Home > Art > Veracruz Maya Yoke with Depiction of an Anthropomorphic Effigy Figure
About the Object
This yoke with a distinctive human face, carved from mottled green porphyry, shares a similar style and features with earlier Olmec works that represent part of the protective clothing or decoration worn by players in the Mesoamerican ball game. The green color of the stone also reveals a connection to the cycle of life, death, and regeneration connected with the ball game and upon which the agricultural-based societies of pre-colonial Mesoamerica depended.
Named after the distinctive artistic traditions found in the modern Mexican state of Veracruz, this style is often expressed through connection to an important ball game, which stretches back to the Olmec civilization. In this game players wearing yokes around the waist attempted to aim a rubber ball through a stone hoop attached to the wall of a ball court in the grand urban centers of Mesoamerica. As this highly ritualized game often ended with the sacrifice of the winning or losing team, intricately carved reliefs at centers such as El Tajin depict ballplayers engaged in sacrifices to maintain divine favor; people may have believed the courts themselves to be gateways between the world of the living and the underworld.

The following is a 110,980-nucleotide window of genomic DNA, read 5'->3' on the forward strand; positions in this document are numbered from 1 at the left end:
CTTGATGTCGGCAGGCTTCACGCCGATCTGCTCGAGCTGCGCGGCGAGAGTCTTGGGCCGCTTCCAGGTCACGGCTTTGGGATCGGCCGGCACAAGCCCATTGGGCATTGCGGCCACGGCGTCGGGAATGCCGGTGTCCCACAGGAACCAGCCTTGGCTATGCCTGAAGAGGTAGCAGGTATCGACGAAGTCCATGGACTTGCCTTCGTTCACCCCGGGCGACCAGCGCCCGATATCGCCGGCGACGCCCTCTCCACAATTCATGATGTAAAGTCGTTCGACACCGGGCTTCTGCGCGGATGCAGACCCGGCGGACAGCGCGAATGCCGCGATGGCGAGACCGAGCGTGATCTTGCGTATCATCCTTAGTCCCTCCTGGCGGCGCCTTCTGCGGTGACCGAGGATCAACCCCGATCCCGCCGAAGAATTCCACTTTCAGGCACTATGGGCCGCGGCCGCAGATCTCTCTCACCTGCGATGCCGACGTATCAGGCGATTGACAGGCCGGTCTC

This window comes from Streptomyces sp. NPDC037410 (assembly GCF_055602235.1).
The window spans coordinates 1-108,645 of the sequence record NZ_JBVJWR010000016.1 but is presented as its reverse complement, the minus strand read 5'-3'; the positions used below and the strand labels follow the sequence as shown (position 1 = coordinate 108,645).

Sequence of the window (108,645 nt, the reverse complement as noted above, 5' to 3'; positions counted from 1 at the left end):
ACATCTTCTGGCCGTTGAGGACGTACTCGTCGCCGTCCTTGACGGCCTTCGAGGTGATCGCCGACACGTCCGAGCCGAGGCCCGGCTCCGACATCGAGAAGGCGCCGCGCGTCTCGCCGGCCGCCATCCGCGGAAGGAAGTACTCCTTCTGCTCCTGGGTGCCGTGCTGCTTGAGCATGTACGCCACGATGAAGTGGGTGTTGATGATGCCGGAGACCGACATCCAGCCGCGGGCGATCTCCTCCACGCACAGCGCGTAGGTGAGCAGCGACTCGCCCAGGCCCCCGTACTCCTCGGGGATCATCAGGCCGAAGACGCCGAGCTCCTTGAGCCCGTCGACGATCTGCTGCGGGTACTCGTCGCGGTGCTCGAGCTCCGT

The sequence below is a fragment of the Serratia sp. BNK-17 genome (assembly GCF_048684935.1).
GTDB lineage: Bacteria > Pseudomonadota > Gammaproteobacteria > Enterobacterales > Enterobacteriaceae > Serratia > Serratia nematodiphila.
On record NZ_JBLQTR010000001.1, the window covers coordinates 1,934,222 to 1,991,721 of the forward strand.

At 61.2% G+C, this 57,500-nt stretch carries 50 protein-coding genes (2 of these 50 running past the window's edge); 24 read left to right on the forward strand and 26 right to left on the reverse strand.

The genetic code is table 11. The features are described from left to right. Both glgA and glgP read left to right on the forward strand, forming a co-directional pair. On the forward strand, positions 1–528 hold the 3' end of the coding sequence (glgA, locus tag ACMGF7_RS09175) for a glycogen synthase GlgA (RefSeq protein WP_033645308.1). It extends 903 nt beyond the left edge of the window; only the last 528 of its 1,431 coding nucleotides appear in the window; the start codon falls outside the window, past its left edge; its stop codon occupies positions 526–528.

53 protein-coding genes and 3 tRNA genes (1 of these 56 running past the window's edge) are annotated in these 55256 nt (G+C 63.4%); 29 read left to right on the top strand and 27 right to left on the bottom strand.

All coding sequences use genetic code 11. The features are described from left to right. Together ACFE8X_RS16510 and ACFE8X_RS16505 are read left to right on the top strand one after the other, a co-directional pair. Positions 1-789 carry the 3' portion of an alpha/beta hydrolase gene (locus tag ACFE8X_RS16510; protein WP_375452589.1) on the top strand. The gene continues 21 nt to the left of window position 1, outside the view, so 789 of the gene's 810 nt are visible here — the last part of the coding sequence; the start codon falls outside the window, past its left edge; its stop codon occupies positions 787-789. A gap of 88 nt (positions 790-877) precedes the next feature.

[Sotheby’s, New York, November 23, 1992, lot 152];
[Fine Art of Ancient Lands (now Throckmorton Fine Art), New York, NY];
The Jan T. and Marica Vilcek Collection, 1993-2010;
Gift to The Vilcek Foundation, 2010;
Sotheby’s, New York, Pre-Columbian Art, November 23, 1992, lot 152.
Iman Issa receives the Vilcek Prize for Creative Promise in Fine Arts for exploring, through works of various media, difficult philosophical questions, such as the individual’s relationship to places, figures, and events that are collectively familiar, or the difference between experience and recognition.
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